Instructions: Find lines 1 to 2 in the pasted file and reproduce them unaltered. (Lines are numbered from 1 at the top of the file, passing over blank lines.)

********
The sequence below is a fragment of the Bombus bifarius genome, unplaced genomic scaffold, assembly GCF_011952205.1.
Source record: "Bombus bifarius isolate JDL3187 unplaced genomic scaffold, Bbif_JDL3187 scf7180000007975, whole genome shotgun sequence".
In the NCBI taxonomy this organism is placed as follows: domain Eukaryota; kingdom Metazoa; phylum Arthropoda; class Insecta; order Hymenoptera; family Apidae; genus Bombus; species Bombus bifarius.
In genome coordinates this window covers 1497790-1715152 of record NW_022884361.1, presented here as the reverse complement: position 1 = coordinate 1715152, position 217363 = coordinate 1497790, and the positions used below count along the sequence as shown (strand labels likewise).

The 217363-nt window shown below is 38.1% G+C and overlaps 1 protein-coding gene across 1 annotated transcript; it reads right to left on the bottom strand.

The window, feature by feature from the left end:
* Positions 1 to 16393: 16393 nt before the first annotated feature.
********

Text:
The sequence below is a fragment of the Bombus bifarius genome, unplaced genomic scaffold, assembly GCF_011952205.1.
Source record: "Bombus bifarius isolate JDL3187 unplaced genomic scaffold, Bbif_JDL3187 scf7180000007975, whole genome shotgun sequence".